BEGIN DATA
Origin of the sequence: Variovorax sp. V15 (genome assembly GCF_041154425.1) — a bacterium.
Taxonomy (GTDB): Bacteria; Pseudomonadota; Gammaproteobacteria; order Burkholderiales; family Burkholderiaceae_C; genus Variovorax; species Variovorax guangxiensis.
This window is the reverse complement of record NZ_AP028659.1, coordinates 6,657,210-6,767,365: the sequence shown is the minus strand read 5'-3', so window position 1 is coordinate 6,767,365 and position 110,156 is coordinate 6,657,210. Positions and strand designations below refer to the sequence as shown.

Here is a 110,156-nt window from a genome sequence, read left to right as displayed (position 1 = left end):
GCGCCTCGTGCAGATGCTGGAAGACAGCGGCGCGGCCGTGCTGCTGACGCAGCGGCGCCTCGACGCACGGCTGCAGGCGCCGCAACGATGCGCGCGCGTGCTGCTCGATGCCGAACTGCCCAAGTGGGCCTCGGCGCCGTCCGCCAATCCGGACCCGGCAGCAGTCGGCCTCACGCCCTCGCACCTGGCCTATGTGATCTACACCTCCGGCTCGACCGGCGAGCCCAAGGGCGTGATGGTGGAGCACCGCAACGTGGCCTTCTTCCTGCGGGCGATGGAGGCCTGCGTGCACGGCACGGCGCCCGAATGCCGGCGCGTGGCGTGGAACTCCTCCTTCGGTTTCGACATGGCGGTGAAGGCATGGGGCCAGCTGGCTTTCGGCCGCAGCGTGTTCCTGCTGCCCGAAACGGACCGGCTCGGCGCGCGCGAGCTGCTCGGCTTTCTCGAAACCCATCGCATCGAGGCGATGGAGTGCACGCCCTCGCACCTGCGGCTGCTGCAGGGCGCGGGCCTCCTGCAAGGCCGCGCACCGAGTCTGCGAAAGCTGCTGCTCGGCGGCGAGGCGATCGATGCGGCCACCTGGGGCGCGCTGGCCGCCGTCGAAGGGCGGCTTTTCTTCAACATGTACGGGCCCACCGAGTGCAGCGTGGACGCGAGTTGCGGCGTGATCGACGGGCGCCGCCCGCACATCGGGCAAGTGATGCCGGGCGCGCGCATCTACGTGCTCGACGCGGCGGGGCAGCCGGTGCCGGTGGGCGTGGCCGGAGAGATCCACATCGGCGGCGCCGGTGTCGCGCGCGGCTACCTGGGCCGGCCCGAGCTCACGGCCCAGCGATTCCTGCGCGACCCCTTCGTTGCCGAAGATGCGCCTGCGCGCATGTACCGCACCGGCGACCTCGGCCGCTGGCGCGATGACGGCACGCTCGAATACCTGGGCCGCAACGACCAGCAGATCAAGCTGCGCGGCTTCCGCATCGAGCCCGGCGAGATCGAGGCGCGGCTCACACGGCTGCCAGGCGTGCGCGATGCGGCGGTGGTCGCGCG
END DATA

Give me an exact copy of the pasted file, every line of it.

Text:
Origin of the sequence: Variovorax sp. V15 (genome assembly GCF_041154425.1) — a bacterium.
Taxonomy (GTDB): Bacteria; Pseudomonadota; Gammaproteobacteria; order Burkholderiales; family Burkholderiaceae_C; genus Variovorax; species Variovorax guangxiensis.
This window is the reverse complement of record NZ_AP028659.1, coordinates 6,657,210-6,767,365: the sequence shown is the minus strand read 5'-3', so window position 1 is coordinate 6,767,365 and position 110,156 is coordinate 6,657,210. Positions and strand designations below refer to the sequence as shown.

Here is a 110,156-nt window from a genome sequence, read left to right as displayed (position 1 = left end):
GCGCCTCGTGCAGATGCTGGAAGACAGCGGCGCGGCCGTGCTGCTGACGCAGCGGCGCCTCGACGCACGGCTGCAGGCGCCGCAACGATGCGCGCGCGTGCTGCTCGATGCCGAACTGCCCAAGTGGGCCTCGGCGCCGTCCGCCAATCCGGACCCGGCAGCAGTCGGCCTCACGCCCTCGCACCTGGCCTATGTGATCTACACCTCCGGCTCGACCGGCGAGCCCAAGGGCGTGATGGTGGAGCACCGCAACGTGGCCTTCTTCCTGCGGGCGATGGAGGCCTGCGTGCACGGCACGGCGCCCGAATGCCGGCGCGTGGCGTGGAACTCCTCCTTCGGTTTCGACATGGCGGTGAAGGCATGGGGCCAGCTGGCTTTCGGCCGCAGCGTGTTCCTGCTGCCCGAAACGGACCGGCTCGGCGCGCGCGAGCTGCTCGGCTTTCTCGAAACCCATCGCATCGAGGCGATGGAGTGCACGCCCTCGCACCTGCGGCTGCTGCAGGGCGCGGGCCTCCTGCAAGGCCGCGCACCGAGTCTGCGAAAGCTGCTGCTCGGCGGCGAGGCGATCGATGCGGCCACCTGGGGCGCGCTGGCCGCCGTCGAAGGGCGGCTTTTCTTCAACATGTACGGGCCCACCGAGTGCAGCGTGGACGCGAGTTGCGGCGTGATCGACGGGCGCCGCCCGCACATCGGGCAAGTGATGCCGGGCGCGCGCATCTACGTGCTCGACGCGGCGGGGCAGCCGGTGCCGGTGGGCGTGGCCGGAGAGATCCACATCGGCGGCGCCGGTGTCGCGCGCGGCTACCTGGGCCGGCCCGAGCTCACGGCCCAGCGATTCCTGCGCGACCCCTTCGTTGCCGAAGATGCGCCTGCGCGCATGTACCGCACCGGCGACCTCGGCCGCTGGCGCGATGACGGCACGCTCGAATACCTGGGCCGCAACGACCAGCAGATCAAGCTGCGCGGCTTCCGCATCGAGCCCGGCGAGATCGAGGCGCGGCTCACACGGCTGCCAGGCGTGCGCGATGCGGCGGTGGTCGCGCG